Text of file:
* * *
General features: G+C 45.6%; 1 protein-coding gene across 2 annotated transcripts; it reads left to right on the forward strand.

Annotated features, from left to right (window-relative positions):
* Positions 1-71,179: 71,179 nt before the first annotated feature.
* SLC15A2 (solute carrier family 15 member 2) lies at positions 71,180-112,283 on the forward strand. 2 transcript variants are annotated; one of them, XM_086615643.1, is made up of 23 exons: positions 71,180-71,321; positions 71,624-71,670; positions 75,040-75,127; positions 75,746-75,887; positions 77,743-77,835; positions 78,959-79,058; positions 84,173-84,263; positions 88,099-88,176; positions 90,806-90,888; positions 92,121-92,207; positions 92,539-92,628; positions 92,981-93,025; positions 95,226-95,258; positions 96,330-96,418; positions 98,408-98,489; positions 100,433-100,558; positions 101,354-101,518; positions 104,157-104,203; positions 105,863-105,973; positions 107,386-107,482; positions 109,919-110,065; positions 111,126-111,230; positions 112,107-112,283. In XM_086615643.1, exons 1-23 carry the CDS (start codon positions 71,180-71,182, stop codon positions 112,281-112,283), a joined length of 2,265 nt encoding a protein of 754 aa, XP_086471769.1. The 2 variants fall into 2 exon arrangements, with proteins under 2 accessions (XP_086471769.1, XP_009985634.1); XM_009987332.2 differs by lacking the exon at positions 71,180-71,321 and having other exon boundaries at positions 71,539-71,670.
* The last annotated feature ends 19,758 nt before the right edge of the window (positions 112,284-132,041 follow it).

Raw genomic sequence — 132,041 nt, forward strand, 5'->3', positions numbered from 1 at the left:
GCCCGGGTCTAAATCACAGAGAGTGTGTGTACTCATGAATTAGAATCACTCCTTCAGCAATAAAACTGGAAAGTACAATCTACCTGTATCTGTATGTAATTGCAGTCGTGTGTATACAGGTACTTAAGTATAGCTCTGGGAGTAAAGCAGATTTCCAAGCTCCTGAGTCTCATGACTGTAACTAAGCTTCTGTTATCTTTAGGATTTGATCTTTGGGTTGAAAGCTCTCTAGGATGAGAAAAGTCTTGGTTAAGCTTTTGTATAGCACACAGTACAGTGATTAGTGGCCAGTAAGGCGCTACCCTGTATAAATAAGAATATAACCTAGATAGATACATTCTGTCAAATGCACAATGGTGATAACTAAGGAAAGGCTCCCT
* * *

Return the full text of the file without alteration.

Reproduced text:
General features: G+C 45.6%; 1 protein-coding gene across 2 annotated transcripts; it reads left to right on the forward strand.

Annotated features, from left to right (window-relative positions):
* Positions 1-71,179: 71,179 nt before the first annotated feature.
* SLC15A2 (solute carrier family 15 member 2) lies at positions 71,180-112,283 on the forward strand. 2 transcript variants are annotated; one of them, XM_086615643.1, is made up of 23 exons: positions 71,180-71,321; positions 71,624-71,670; positions 75,040-75,127; positions 75,746-75,887; positions 77,743-77,835; positions 78,959-79,058; positions 84,173-84,263; positions 88,099-88,176; positions 90,806-90,888; positions 92,121-92,207; positions 92,539-92,628; positions 92,981-93,025; positions 95,226-95,258; positions 96,330-96,418; positions 98,408-98,489; positions 100,433-100,558; positions 101,354-101,518; positions 104,157-104,203; positions 105,863-105,973; positions 107,386-107,482; positions 109,919-110,065; positions 111,126-111,230; positions 112,107-112,283. In XM_086615643.1, exons 1-23 carry the CDS (start codon positions 71,180-71,182, stop codon positions 112,281-112,283), a joined length of 2,265 nt encoding a protein of 754 aa, XP_086471769.1. The 2 variants fall into 2 exon arrangements, with proteins under 2 accessions (XP_086471769.1, XP_009985634.1); XM_009987332.2 differs by lacking the exon at positions 71,180-71,321 and having other exon boundaries at positions 71,539-71,670.
* The last annotated feature ends 19,758 nt before the right edge of the window (positions 112,284-132,041 follow it).

Raw genomic sequence — 132,041 nt, forward strand, 5'->3', positions numbered from 1 at the left:
GCCCGGGTCTAAATCACAGAGAGTGTGTGTACTCATGAATTAGAATCACTCCTTCAGCAATAAAACTGGAAAGTACAATCTACCTGTATCTGTATGTAATTGCAGTCGTGTGTATACAGGTACTTAAGTATAGCTCTGGGAGTAAAGCAGATTTCCAAGCTCCTGAGTCTCATGACTGTAACTAAGCTTCTGTTATCTTTAGGATTTGATCTTTGGGTTGAAAGCTCTCTAGGATGAGAAAAGTCTTGGTTAAGCTTTTGTATAGCACACAGTACAGTGATTAGTGGCCAGTAAGGCGCTACCCTGTATAAATAAGAATATAACCTAGATAGATACATTCTGTCAAATGCACAATGGTGATAACTAAGGAAAGGCTCCCT